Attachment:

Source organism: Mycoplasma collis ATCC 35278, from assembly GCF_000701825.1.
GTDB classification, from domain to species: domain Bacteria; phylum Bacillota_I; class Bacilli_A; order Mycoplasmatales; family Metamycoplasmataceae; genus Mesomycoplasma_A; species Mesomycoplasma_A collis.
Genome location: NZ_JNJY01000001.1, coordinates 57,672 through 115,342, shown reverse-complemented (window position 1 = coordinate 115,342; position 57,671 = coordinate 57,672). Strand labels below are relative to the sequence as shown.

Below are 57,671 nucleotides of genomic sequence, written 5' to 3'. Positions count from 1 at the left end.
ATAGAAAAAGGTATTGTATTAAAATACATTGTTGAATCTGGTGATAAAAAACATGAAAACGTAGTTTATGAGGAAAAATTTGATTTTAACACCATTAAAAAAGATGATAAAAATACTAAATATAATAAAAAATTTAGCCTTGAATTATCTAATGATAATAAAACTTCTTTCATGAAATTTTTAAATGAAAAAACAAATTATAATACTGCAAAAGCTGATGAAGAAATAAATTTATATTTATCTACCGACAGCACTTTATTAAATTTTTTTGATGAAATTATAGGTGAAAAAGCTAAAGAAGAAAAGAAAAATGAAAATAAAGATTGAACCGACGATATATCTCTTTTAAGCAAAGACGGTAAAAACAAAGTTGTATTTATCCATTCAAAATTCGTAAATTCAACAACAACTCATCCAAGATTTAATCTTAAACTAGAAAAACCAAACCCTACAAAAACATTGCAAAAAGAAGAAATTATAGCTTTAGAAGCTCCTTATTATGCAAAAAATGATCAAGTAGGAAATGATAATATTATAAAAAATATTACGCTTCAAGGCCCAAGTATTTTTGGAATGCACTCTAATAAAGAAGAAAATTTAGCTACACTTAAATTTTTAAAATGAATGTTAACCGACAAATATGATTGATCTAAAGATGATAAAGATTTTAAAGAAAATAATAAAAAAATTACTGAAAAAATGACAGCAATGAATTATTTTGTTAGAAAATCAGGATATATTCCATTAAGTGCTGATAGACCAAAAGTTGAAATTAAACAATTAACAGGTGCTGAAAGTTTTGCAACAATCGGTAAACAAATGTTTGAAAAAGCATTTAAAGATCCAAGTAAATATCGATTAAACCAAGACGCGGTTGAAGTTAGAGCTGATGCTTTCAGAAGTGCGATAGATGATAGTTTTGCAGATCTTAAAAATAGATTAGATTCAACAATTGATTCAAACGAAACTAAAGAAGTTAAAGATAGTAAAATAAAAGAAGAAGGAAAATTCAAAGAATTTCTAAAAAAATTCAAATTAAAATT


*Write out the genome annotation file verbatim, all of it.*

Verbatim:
Source organism: Mycoplasma collis ATCC 35278, from assembly GCF_000701825.1.
GTDB classification, from domain to species: domain Bacteria; phylum Bacillota_I; class Bacilli_A; order Mycoplasmatales; family Metamycoplasmataceae; genus Mesomycoplasma_A; species Mesomycoplasma_A collis.
Genome location: NZ_JNJY01000001.1, coordinates 57,672 through 115,342, shown reverse-complemented (window position 1 = coordinate 115,342; position 57,671 = coordinate 57,672). Strand labels below are relative to the sequence as shown.

Below are 57,671 nucleotides of genomic sequence, written 5' to 3'. Positions count from 1 at the left end.
ATAGAAAAAGGTATTGTATTAAAATACATTGTTGAATCTGGTGATAAAAAACATGAAAACGTAGTTTATGAGGAAAAATTTGATTTTAACACCATTAAAAAAGATGATAAAAATACTAAATATAATAAAAAATTTAGCCTTGAATTATCTAATGATAATAAAACTTCTTTCATGAAATTTTTAAATGAAAAAACAAATTATAATACTGCAAAAGCTGATGAAGAAATAAATTTATATTTATCTACCGACAGCACTTTATTAAATTTTTTTGATGAAATTATAGGTGAAAAAGCTAAAGAAGAAAAGAAAAATGAAAATAAAGATTGAACCGACGATATATCTCTTTTAAGCAAAGACGGTAAAAACAAAGTTGTATTTATCCATTCAAAATTCGTAAATTCAACAACAACTCATCCAAGATTTAATCTTAAACTAGAAAAACCAAACCCTACAAAAACATTGCAAAAAGAAGAAATTATAGCTTTAGAAGCTCCTTATTATGCAAAAAATGATCAAGTAGGAAATGATAATATTATAAAAAATATTACGCTTCAAGGCCCAAGTATTTTTGGAATGCACTCTAATAAAGAAGAAAATTTAGCTACACTTAAATTTTTAAAATGAATGTTAACCGACAAATATGATTGATCTAAAGATGATAAAGATTTTAAAGAAAATAATAAAAAAATTACTGAAAAAATGACAGCAATGAATTATTTTGTTAGAAAATCAGGATATATTCCATTAAGTGCTGATAGACCAAAAGTTGAAATTAAACAATTAACAGGTGCTGAAAGTTTTGCAACAATCGGTAAACAAATGTTTGAAAAAGCATTTAAAGATCCAAGTAAATATCGATTAAACCAAGACGCGGTTGAAGTTAGAGCTGATGCTTTCAGAAGTGCGATAGATGATAGTTTTGCAGATCTTAAAAATAGATTAGATTCAACAATTGATTCAAACGAAACTAAAGAAGTTAAAGATAGTAAAATAAAAGAAGAAGGAAAATTCAAAGAATTTCTAAAAAAATTCAAATTAAAATT